With the important 4th quarter ahead of us, it’s time to check the rearview and see what transpired last quarter to get us where we are. Most markets trended up for the quarter, and there were no major geopolitical drivers for under- or out-performance. There are still a slew of worries surrounding global markets such as conflict in the Middle East, North Korea’s nuclear tests, weakness in banking in Europe (highlighted by recent trouble from Duetsche Bank, one of Germany’s largest banks), oil price stability, slowing growth, and elections in the United States. The growing trend of populism and protection from trade has also been on the rise and may potentially have a chilling effect on the global economy. The markets seem to be getting used to unconventional Central Bank policy. The Bank of Japan is leading the charge to this uncharted territory, with unprecedented buying of Equity and Fixed Income securities, negative interest rates, and now a focus on the yield curve to help prop up financial institutions.
The US Federal Reserve held off on any interest rate increases in September, and the market thinks December is the most likely time to see an increase. Job gains were steady for most of the Q3, while the unemployment rate barely budged. The job gains have not translated into sustained wage growth, or the inflation that the U.S. Federal Reserve is looking for.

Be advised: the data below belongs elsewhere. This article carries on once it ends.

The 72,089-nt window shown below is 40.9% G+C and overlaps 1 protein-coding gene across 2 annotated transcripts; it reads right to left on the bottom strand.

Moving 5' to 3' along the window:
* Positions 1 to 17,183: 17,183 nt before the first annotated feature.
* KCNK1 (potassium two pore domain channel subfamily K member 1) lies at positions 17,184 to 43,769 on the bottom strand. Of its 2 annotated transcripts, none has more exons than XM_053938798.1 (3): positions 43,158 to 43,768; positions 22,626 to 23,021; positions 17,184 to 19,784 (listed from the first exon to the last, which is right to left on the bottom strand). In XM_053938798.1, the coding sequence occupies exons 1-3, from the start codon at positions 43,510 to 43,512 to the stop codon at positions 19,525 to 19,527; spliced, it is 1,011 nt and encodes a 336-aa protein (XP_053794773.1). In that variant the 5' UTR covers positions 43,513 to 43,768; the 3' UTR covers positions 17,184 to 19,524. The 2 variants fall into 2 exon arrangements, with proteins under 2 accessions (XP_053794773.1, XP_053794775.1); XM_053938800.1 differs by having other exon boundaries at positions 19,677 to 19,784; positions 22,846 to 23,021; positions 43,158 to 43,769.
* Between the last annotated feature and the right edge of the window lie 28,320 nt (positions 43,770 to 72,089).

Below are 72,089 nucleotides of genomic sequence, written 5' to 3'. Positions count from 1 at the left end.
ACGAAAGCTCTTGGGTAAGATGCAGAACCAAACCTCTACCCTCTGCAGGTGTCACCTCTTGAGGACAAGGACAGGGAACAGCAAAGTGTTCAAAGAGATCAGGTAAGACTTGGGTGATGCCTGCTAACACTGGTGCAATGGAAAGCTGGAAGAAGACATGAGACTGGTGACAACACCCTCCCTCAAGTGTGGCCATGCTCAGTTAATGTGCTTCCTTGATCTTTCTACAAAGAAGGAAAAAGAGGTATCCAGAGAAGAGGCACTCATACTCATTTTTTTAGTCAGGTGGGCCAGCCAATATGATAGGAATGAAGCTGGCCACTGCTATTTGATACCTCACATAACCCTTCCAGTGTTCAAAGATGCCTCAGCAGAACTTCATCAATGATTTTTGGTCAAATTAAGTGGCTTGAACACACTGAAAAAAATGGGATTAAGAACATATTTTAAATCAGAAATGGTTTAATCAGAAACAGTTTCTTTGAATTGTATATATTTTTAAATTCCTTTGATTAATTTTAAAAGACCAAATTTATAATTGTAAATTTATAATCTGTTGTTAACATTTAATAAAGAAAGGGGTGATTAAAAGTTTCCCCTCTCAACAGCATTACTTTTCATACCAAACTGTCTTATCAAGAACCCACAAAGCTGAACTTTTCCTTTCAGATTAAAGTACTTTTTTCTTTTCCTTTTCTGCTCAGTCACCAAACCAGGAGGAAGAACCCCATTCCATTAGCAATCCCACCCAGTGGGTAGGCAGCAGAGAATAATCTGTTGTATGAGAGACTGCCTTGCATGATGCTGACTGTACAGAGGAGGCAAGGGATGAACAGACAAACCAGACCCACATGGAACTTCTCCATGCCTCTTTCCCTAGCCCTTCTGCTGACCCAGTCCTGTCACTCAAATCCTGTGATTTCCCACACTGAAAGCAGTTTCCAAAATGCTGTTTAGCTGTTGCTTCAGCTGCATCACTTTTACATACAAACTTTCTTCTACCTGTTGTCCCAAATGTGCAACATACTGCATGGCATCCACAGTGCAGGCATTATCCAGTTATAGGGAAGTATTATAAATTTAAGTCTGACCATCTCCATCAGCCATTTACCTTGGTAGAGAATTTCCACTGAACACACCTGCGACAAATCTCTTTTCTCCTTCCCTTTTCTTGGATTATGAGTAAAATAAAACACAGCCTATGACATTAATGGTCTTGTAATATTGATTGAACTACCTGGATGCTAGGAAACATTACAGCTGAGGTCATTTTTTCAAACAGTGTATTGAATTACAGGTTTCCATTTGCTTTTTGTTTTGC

In the U.S. equity markets, the Dow Jones Industrial Average ended the quarter up 2.78%. The S&P 500 index returned 3.85%, while foreign developed markets rebounded from the previous quarter to return 6.43%, as represented by the MSCI EAFE index. Emerging markets added 9.03% in the quarter, based on the MSCI EM index. All around a decent quarter to own equities, but discussions of excess in the market are becoming more frequent as most of the U.S. indexes are near all-time highs. The continued decline in earnings from S&P 500 companies is compounding the discussion of excess or “froth” in the market.
In the Fixed Income universe, the Barclays US Agg was slightly positive for Q3, at 0.46%, with the intermediate version behind at 0.31%. The Barclays Government index was down slightly at -0.25%, while the Barclays US Corp Investment Grade was up 1.41%. In the High Yield, the Barclays US Corp. High Yield index was up 5.55% for the quarter. Looking back it seems investors could do no wrong in the quarter, with most major U.S. indexes being positive. However, there were some bumps, bruises, and uncertainties along the way.
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Source: Index returns as of 9/30/16, Morningstar.com
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